Home & Garden

Who Wants a Free 18th-Century Log Home?

The barn and house at issue on the 43-acre Bishop tract on E. Orvilla Road in Hatfield Township, now owned by Keystone Community Fellowship Church, of Montgomery Township. Credits: Tony Di Domizio

 If you’re in the market for an 18th-Century log home – you are in luck.

Keystone Community Fellowship Church, of Montgomery Township,  has such a home sitting on a 43-acre property at 3100 Orvilla Road in Hatfield Township, a property that they wish to rezone from Limited Industrial to Institutional to build a new church, ballfield and open space. The church purchased the property for $2 million in 2008 from the Estate of Richard Bishop, whose executor was Daniel Bishop.

The house, however, is rapidly deteriorating, according to Daniel Cardone, business administrator for the church, and Pastor John Cope, who went on the record as such during a public hearing on the rezoning request at Wednesday’s Hatfield Township Commissioners meeting.

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“Time is not on our side with that house,” Cardone said.

The property was purchased in 1760 by the family of Rev. John Funk, according to Cardone. The house was built shortly thereafter in 1765. At one point, the Funks, who were Mennonite, broke off and formed the Funkite religion.

The historic value of the home was discovered during a recent attempted preservation of the property by Hartland Demolition, who was hired to restore and preserve the house, according to Cardone.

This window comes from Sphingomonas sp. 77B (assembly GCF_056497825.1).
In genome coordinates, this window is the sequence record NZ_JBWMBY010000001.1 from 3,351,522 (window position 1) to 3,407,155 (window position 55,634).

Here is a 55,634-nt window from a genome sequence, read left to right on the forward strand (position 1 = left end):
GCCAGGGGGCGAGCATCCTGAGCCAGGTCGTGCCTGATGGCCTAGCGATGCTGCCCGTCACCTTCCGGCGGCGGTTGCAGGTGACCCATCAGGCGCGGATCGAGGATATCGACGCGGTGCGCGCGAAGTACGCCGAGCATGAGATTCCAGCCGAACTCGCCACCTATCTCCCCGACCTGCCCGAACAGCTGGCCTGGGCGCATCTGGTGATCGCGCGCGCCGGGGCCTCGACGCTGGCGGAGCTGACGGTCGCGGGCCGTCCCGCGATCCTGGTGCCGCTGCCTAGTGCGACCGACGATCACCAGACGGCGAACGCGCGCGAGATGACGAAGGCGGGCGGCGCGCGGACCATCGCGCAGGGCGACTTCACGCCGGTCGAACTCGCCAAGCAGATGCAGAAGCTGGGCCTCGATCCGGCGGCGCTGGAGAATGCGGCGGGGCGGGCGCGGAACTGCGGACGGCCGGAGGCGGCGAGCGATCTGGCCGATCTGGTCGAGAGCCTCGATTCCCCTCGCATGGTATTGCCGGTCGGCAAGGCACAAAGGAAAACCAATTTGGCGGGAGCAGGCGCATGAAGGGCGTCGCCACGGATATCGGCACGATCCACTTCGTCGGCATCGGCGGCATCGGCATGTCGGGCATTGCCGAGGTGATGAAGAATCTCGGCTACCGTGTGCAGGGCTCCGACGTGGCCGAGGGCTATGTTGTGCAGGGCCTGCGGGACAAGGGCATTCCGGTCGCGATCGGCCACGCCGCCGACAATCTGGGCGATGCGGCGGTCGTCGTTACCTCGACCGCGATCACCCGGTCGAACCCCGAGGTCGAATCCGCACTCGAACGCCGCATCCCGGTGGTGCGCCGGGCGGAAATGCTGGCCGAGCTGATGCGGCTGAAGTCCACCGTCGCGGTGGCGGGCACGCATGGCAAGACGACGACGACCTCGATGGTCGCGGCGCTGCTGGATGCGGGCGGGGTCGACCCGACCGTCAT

“We looked at options to renovate it for offices, but the costs are astronomical,” Cardone said. “I believe the house is less than 3,000 square feet, and we occupy about 6,500 square feet of office space. For an office, that doesn’t make sense. There was an idea to use it for a coffeehouse, but it’s way off site from the main building. It doesn’t make sense for us.”

Of the choices to have someone preserve it elsewhere, to have someone incorporate it into a design elsewhere or to have the house cataloged and disassembled for preservation, the church committee favors the third choice.

“We contacted people already to say, ‘Are you interested in taking the house?’ Long story short: They say they love it, but they can’t,” Cardone said. “If someone says, ‘I love it, I’ll take it,’ they can move it, it’s theirs. We’re not selling it.”

 The cataloging and storing would be done at the church’s expense.

”Unfortunately, the aspect with the house is, if we go through another winter, we are not serving it justice and the integrity of what’s there,” Cardone said. “If we preserve the integrity of the materials, we can catalog and disassemble before winter hits us.”

Marc Davis, the church’s attorney, said at the hearing, as an answer to Commissioner Scott Brown, that his client did not have an archaeologist yet catalog the grounds as a historical site.

“We are willing to cooperate. We are not aware of anything,” Davis said. “The preservationist did not mention (artifacts around the home).”

Commissioner Bob Rodgers asked Cardone if anyone had approached Keystone Community Fellowship to work with them in preserving the property. Cardone said no one has approached the church.

“We’ve approached numerous townships and private parties to see if they were interested in the house. People are interested, but, obviously, when they look at the price tag, they are not interested,” Cardone said.

Davis said if anyone comes to the church and says they want the house, they can take it.

“We will work with them on it. We will arrange to move it. It’s unequivocal if someone wants to take it, we’re all for it,” Davis said. “The roof is starting to leak. It still has integrity, but it’s a mess. It won’t last long.”

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